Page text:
1776: The Greatest Counter-Insurgency Failure Ever


Recent weeks have witnessed horrific fighting in Basra, where the British army turned over the province to the control of the Iraqi government last year. Questions are being raised as to how effective the army was in the early years of the Iraq war and whether or not it allowed Shia militias to take root and grow in southern Iraq to the point where taking action against them would have meant combat operations as bloody as the American-led offensives on Fallujah in 2004.

These questions are good ones. To a large degree, the British went into southern Iraq confident their imperial history and recent experience in Northern Ireland gave them a leg up on the U.S. army and Marine Corps -- relative neophytes to counterinsurgency warfare. But every insurgency, as Lieutenant General Sir John Kiszely is right to stress [PDF], is sui generis. Going into southern Iraq and treating Basra province like an Arabic-speaking County Antrim was always going to end in heartbreak.

That does not mean, however, that we cannot learn general lessons that can be applied to most insurgencies and post-conflict environments. Recently, senior British army officers have privately expressed horror at the rapid degree to which the U.S. military has learned to wage population-centric counterinsurgency warfare effectively, in contrast to the British military, which has, in their estimation, remained intellectually rooted in its 20th-century experiences in Ireland and Malaya. Having turned down an American offer to help draft the new U.S. counterinsurgency manual issued in 2006, the British army is now scrambling to draft and publish a new manual of its own.

But maybe the British army was never that good at counterinsurgency warfare in the first place. In fact, the very existence of the United States of America points toward an 18th-century counterinsurgency failure of epic proportions. At the moment, Americans are reliving their revolutionary era through HBO's slick new mini-series on founding father John Adams. But this interest in the American Revolution surely opens the door onto an interesting thought experiment: What would have happened had the British army applied contemporary counterinsurgency doctrine against those pesky colonists in the 18th century?

This question is one currently being asked by several smart U.S. army and Marine Corps officers who have taken their experiences fighting insurgencies in Iraq and Afghanistan and applied them to historical analysis of other American wars. In his paper [PDF] on British counterinsurgency efforts in the American south during the revolution, U.S. Marine Corps Lieutenant Colonel Paul Montanus notes with incredulity that while the British army garrisoned over 15,000 troops to defend New York City, only 8,500 men were left to execute counterinsurgency operations in the south. That meant the British had a troops-to-population ratio of 2:195 -- far below what most contemporary military planners would deem necessary to fight an effective counterinsurgency campaign.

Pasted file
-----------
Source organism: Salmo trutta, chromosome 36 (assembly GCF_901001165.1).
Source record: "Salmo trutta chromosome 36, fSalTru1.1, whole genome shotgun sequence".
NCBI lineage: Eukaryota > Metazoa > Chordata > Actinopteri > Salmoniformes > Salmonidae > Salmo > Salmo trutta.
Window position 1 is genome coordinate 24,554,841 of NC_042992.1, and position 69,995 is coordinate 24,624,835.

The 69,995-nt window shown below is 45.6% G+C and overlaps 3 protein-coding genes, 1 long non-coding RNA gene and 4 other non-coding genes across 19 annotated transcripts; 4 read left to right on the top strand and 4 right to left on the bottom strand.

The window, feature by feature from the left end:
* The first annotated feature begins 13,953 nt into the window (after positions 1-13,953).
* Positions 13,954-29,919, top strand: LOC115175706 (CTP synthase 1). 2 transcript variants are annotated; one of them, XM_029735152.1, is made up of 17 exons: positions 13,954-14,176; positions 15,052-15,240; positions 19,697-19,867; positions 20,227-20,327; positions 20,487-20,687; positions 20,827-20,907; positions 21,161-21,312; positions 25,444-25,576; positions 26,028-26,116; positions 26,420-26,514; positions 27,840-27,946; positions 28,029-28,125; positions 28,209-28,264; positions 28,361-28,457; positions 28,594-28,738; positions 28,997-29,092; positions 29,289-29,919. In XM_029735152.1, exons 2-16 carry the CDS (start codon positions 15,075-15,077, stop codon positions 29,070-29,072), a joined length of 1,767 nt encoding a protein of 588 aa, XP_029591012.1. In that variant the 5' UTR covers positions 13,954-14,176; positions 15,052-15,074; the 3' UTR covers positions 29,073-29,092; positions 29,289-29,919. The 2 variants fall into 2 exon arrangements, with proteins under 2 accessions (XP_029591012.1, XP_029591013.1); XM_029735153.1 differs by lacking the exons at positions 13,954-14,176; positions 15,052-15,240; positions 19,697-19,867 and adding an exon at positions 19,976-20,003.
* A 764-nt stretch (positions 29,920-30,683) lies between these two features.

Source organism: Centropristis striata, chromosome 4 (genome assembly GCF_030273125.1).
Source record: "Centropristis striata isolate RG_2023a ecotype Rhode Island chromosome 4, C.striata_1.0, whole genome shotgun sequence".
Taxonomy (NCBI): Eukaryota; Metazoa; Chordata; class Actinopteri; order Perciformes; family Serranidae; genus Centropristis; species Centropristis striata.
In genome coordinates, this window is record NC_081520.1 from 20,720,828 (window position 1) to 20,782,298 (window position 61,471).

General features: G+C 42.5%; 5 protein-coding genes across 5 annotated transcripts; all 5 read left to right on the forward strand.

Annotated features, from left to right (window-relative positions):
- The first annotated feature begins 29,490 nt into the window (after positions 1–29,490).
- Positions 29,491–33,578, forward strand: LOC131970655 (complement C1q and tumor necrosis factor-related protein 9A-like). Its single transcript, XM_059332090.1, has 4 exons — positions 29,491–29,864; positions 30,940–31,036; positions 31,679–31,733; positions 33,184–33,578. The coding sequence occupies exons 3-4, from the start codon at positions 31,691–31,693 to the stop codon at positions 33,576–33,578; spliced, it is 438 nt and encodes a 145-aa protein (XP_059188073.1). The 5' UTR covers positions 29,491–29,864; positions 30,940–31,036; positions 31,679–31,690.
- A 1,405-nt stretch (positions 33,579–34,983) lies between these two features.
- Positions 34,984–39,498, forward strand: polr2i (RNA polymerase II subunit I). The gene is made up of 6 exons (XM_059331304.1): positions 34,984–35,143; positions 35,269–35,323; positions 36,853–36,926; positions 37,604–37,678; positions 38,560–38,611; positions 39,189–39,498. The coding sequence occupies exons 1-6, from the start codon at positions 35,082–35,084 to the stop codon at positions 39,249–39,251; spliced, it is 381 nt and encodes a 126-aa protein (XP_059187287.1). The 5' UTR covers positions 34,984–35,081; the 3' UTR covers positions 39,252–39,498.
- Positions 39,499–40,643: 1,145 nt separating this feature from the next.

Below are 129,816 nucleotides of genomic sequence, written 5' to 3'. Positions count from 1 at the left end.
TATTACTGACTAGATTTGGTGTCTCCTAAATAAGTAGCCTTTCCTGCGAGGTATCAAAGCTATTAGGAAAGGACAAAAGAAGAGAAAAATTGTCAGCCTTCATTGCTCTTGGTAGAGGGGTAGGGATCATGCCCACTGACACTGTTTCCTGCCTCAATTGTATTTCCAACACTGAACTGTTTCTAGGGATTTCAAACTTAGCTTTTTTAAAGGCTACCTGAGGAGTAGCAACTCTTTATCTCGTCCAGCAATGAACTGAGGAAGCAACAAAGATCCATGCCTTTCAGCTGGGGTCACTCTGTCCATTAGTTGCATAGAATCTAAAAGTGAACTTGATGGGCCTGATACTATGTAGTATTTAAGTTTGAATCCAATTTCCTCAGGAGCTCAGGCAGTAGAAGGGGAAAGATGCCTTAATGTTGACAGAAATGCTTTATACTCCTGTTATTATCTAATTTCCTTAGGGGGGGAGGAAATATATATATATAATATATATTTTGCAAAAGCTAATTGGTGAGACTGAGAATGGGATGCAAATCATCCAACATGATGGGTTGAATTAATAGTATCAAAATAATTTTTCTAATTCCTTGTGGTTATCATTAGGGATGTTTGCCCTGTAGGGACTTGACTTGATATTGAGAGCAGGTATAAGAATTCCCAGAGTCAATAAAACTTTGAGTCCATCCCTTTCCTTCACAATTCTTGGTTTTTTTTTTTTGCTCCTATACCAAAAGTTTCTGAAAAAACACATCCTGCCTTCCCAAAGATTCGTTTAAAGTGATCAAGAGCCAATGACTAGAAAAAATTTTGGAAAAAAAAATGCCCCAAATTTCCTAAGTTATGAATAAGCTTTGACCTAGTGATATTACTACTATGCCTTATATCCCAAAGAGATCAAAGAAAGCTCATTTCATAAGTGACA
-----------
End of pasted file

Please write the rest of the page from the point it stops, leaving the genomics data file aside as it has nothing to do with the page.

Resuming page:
British brutality also served to alienate a population that was -- in the south, at least -- not entirely hostile to the British empire initially (although never as loyal as the British imagined). When Lieutenant Colonel Banastre Tarleton opened fire on a group of colonial militiamen attempting to surrender in 1780, the act shocked even colonists lukewarm toward the colonial rebellion. Tarleton's portrait hangs, today, in the National Gallery off Trafalgar Square -- though acts of brutality such as his did as much as anything to lose the war for hearts and minds.

Third, the British might have had more success had they employed an "oil spot" strategy used with success in counterinsurgency campaigns. By clinging onto the population centers of the north, the British army stretched its small army to the point of ineffectiveness. Had they initially concentrated in the more favorable conditions of the American south -- where 25% of the population in 1780 remained loyal to the crown -- and worked north, they might have enjoyed more success.

Even that, however, would not have been easy. As U.S. army Major Todd Johnson explains in a monograph on American insurgency efforts in the southern colonies, the rebel cause was well-served by some gifted field commanders including Nathanael Greene, Thomas Sumter and the legendary Francis "Swamp Fox" Marion. (My ancestor, Colonel Benjamin Exum, did his part fighting the British in the mountains of North Carolina.)

Finally, the greatest enemy the British faced in the American colonies might have been the arrogance for which the British -- or at least the English -- are sadly famous. (Note: for every Englishman offended by that last sentence, at least a dozen Scots, Irish, Welsh, Australian and Kiwi readers are chuckling knowingly.) Had the British swallowed their pride and worked with the colonists to address legitimate concerns about the tax acts prior to the start of hostilities, who knows what might have happened?

It's best for everyone's sake, though, that things turned out the way they did. The hostilities between the America and Great Britain did not end with the revolution. (You burned our capital in 1814; we routed you at New Orleans and shipped the body of your commander back to London in a pickle barrel. Sorry!) Today, though, Americans look to our mother country with great affection, and the relationship between the two peoples has remained strong despite the strain of Iraq. I am both a proud American and a resident of East London (though in my heart I am a citizen, not a subject).

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